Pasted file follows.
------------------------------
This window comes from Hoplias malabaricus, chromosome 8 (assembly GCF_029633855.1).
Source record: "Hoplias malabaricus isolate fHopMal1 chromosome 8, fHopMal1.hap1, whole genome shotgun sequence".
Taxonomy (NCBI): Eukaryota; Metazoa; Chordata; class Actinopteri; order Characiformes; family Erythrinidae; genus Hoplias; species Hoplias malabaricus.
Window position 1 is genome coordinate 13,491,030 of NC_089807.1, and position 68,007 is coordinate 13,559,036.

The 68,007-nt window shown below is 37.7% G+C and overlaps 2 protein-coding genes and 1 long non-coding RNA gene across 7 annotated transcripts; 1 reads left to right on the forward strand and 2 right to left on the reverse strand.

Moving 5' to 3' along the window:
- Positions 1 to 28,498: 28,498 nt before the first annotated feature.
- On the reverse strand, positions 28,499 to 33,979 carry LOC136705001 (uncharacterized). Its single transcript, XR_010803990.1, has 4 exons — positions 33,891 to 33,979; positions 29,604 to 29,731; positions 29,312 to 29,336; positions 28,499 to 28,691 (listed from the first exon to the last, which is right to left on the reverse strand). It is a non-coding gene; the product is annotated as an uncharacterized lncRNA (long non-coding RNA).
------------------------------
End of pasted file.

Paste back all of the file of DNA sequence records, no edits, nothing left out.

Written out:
This window comes from Hoplias malabaricus, chromosome 8 (assembly GCF_029633855.1).
Source record: "Hoplias malabaricus isolate fHopMal1 chromosome 8, fHopMal1.hap1, whole genome shotgun sequence".
Taxonomy (NCBI): Eukaryota; Metazoa; Chordata; class Actinopteri; order Characiformes; family Erythrinidae; genus Hoplias; species Hoplias malabaricus.
Window position 1 is genome coordinate 13,491,030 of NC_089807.1, and position 68,007 is coordinate 13,559,036.

The 68,007-nt window shown below is 37.7% G+C and overlaps 2 protein-coding genes and 1 long non-coding RNA gene across 7 annotated transcripts; 1 reads left to right on the forward strand and 2 right to left on the reverse strand.

Moving 5' to 3' along the window:
- Positions 1 to 28,498: 28,498 nt before the first annotated feature.
- On the reverse strand, positions 28,499 to 33,979 carry LOC136705001 (uncharacterized). Its single transcript, XR_010803990.1, has 4 exons — positions 33,891 to 33,979; positions 29,604 to 29,731; positions 29,312 to 29,336; positions 28,499 to 28,691 (listed from the first exon to the last, which is right to left on the reverse strand). It is a non-coding gene; the product is annotated as an uncharacterized lncRNA (long non-coding RNA).